Big Ten’s new media deal signifies enormous victory
The Big Ten scored a big win on Monday that will make its wallet much thicker starting this fall.
The conference completed its media rights deal by agreeing to a six-year deal with ESPN worth $190 million annually for the second half of its TV rights package, according to a report from the Sports Business Journal’s John Ourand. ESPN’s renewal comes two months after the Big Ten agreed to a deal with Fox worth $240 million per year for the first half of its rights package.
In total, Ourand reports the Big Ten will garner $2.64 billion over the next six years for the entire package. The Big Ten tripled its current value with that deal alone. The deal computes to $444 million annually and that would be divided into approximately $31 million per school, which is on par with what SEC schools pulled in following the inaugural College Football Playoff. The deal should be officially announced by the conference’s annual kickoff luncheon July 26, according to Ourand.
CBS Sports will continue to televise Big Ten basketball games, including the conference tournament semifinal and championship games, for $10 million per year. Big Ten Network, which Ourand reports is 51 percent owned by Fox, will also continue to televise both football and basketball games.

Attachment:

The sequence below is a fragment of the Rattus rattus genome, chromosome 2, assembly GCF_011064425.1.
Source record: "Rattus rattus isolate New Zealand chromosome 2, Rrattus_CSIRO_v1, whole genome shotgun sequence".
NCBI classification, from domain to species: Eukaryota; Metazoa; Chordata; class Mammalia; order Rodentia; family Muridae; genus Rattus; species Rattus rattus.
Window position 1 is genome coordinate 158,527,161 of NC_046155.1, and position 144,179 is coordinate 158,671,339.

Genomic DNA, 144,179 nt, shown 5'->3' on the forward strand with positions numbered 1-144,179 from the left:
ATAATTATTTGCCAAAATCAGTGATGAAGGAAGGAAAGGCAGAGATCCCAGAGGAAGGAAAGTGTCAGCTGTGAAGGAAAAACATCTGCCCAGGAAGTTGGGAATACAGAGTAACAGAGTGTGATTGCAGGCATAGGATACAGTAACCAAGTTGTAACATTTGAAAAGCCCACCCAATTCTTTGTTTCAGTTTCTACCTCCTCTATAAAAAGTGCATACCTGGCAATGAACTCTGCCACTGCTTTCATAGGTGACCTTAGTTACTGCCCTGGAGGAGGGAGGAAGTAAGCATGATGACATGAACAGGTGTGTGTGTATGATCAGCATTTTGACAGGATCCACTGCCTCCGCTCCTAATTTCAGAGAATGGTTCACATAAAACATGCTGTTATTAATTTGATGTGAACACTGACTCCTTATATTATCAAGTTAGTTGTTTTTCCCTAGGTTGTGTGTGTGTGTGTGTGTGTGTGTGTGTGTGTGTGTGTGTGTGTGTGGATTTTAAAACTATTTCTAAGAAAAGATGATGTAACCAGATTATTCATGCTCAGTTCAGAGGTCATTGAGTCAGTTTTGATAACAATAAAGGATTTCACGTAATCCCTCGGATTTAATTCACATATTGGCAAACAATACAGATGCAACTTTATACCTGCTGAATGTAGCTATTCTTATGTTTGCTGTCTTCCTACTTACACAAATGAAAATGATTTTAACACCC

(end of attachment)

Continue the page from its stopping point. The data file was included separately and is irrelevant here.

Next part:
Big Ten fans might be channel-surfing a bit more than usual, however. Fox will televise the Big Ten football championship during each year of the deal and will also have selection preference over ESPN for football games, according to Ourand. That means Fox will take the first pick each week, which means an iconic game like Ohio State-Michigan could be on Fox the next six years.
This agreement is certainly one of the most lucrative TV deals among the Power Five conferences. The Pac-12 conference agreed to a 12-year deal worth $2.7 billion in 2011, an average of $225 million annually. The Big 12 reached a 13-year deal worth $2.6 billion total and $200 million annually in 2012 and the ACC reached a 12-year media rights agreement worth $1.86 billion and $155 million per year. To compare, the Big Ten will make $440 million annually in its new agreement.
The obvious measuring bar on and off the field is the SEC, whose media rights deal is a bit different because of the SEC Network. The conference reported TV/radio rights fees of $311.8 million for the 2014-15 season.
The Big Ten gets a shorter deal worth much more money annually when compared to the other Power Five conference packages and also gets its brand distributed across multiple networks.